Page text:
> A.L. Lloyd > Songs > Fanny Blair
> Peter Bellamy > Songs > Fanny Blair
> Tony Rose > Songs > Fanny Blair
> Maddy Prior > Songs > Fanny Blair

Fanny Blair

[ Roud 1393 ; Ballad Index WB2103 ; trad.]

For an extensive discussion of this song, see Roly Brown's Musical Tradition article Glimpses into the 19th Century Broadside Ballad Trade: No 3: Fanny Blair.

A.L. Lloyd sang Fanny Blair unaccompanied on his LP First Person; this track was also included in the compilation album Classic A.L. Lloyd. He recorded it a second time for this Transatlantic LP Best of A.L. Lloyd with somewhat different text. Lloyd commented in the former album's sleeve notes:

Cecil Sharp noted this extraordinarily handsome and elusive tune in Somerset from an old singer [George Say of Axford, Somerset, in 1908 - ed.] who made a terrible jumble of the words. Taking lines from other sources, Sharp produced a text of his own, in which Fanny Blair appears as an eighteen-year-old girl accusing a young man of robbery. Versions have since come to light, including a broadside published by Walker of Durham, and a copy written in the logbook of the whaling ship Jave in 1839, from which it is clear that Miss Blair was in fact eleven years old and that her accusation, seemingly false and malicious, was one of sexual assault. The nymphet is a rare figure in our folk song, yet Fanny Blair is not alone; in the ballad of Leesome Brand is another sister to Lolita, a girl of the king's court, of whom it is said:

This lady was scarce eleven years old
When on her love she was right bold;
She was scarce up to my right knee
When oft in bed with men, I'm told.

Past times had young delinquent problems too.

Peter Bellamy sang Fanny Blair unaccompanied on his second LP, Fair England's Shore. He commented in the sleeve notes:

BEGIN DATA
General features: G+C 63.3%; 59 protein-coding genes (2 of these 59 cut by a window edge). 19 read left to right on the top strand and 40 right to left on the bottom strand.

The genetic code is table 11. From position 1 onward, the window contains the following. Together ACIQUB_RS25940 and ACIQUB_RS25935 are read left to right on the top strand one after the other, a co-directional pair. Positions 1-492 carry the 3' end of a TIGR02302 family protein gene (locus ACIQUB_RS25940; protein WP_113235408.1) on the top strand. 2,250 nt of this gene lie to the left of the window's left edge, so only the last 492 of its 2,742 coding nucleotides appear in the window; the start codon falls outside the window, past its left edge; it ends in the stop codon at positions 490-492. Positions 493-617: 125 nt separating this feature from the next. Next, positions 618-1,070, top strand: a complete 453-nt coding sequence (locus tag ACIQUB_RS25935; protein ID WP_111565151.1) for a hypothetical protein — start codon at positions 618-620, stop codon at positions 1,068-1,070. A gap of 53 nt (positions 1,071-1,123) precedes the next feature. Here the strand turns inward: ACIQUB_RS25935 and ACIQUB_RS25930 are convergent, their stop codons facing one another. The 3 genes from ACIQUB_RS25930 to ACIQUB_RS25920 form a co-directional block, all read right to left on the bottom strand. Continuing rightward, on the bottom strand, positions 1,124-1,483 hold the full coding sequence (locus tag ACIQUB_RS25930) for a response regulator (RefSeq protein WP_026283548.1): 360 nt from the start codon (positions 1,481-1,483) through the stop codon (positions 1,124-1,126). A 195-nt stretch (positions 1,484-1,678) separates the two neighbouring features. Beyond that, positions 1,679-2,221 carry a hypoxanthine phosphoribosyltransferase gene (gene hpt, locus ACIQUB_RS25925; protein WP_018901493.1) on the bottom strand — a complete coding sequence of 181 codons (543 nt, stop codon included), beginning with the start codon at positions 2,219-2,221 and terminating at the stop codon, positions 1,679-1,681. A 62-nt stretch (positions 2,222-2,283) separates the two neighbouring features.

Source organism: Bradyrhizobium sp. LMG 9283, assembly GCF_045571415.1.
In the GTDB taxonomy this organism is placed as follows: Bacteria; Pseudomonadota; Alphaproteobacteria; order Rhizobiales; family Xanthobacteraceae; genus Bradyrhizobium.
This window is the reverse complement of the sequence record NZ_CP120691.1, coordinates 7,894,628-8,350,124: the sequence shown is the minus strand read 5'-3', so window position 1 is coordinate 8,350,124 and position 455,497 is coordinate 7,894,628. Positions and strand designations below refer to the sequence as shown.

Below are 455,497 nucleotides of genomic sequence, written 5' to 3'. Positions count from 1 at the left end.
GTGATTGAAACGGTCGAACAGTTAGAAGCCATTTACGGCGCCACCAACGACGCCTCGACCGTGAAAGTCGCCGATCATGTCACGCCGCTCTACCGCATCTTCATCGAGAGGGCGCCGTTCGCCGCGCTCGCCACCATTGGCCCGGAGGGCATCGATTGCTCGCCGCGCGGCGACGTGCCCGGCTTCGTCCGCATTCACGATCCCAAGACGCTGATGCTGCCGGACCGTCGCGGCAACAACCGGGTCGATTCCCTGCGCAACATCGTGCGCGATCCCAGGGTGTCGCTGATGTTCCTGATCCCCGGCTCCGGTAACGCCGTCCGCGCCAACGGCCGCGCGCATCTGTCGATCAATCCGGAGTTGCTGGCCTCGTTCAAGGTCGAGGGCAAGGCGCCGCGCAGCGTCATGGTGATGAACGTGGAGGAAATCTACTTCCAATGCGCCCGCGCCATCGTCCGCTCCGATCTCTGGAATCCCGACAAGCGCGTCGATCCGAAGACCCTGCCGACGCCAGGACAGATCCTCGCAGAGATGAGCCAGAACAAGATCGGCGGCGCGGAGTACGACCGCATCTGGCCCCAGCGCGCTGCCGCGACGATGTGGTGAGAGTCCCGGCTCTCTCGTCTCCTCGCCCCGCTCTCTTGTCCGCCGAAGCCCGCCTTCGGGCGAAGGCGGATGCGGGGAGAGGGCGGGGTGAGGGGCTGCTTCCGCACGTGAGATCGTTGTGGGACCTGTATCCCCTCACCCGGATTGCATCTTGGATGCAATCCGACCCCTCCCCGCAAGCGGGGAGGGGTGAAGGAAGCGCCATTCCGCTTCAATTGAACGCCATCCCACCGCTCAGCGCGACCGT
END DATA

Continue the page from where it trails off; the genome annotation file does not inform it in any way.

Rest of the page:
Fanny Blair I learned from Chris Birch, a superb singer from Liverpool. Chris is one of those talented and fortunate people who read music, which makes him one of those talented and unfortunate people whose musical finds are always stolen by more ignorant singers like myself. Chris gleaned this powerful song, which concerns the execution (for the rape of an eleven year old girl) of an innocent man, from Sharp's English Folksongs Vol. 1.

Another recording from the 1975 sessions of Peter Bellamy was listed on the album's track list but still left out. It was finally included in the double CD reissue of Fair Annie.

Tony Rose learned Fanny Blair from First Person and recorded it for his 1976 LP On Banks of Green Willow with verses very similar to Lloyd's.

Maddy Prior sang Fanny Blair too on her album Arthur the King. Except for the missing first verse, her version is nearly identical to Lloyd's. She explained in the record's sleeve notes:

This song speaks about the taboo of sex with the underaged and the hypocrisy and political wrangling that often go with it.

Lyrics

A.L. Lloyd sings Fanny Blair on First Person

Come all you young fellows wherever that you be,
I'll have you pay attention and listen unto me.
For by a young female I'm wounded full soon
And you see I'm cut down in the height of my bloom.

It was last Monday morning I lay in my bed
A young friend come to me and unto me said,
“Rise up Henry Higgins and flee you elsewhere
For they're bound out against you by the young Fanny Blair.”

Fanny Blair is a girl of eleven years old
And if I was dying the truth I'll unfold.
It's I never had dealings with her in my time
But now I've to die for another man's crime.

On the day of the trial Squire Vernon was there
And it's on that green table they did lift young Fanny Blair.
And the lies she did swear to I'm ashamed to tell
And the judge spoke up quick, saying, “You've told it so well.”

“Henry Higgins of Branfield, O whither art thou flown?
It's you're a poor prisoner, condemned and alone.
If Jackie McNeill of Newcastle was here,
In spite of old Vernon we'd soon have you clear.”

On the day that young Higgins was condemned to die
The people rose up with a murmuring cry.
“We'll catch her and crop her, she's a perjuring little whore.
Young Henry is innocent, of that we're very sure.”

Just one thing remains before my life do end: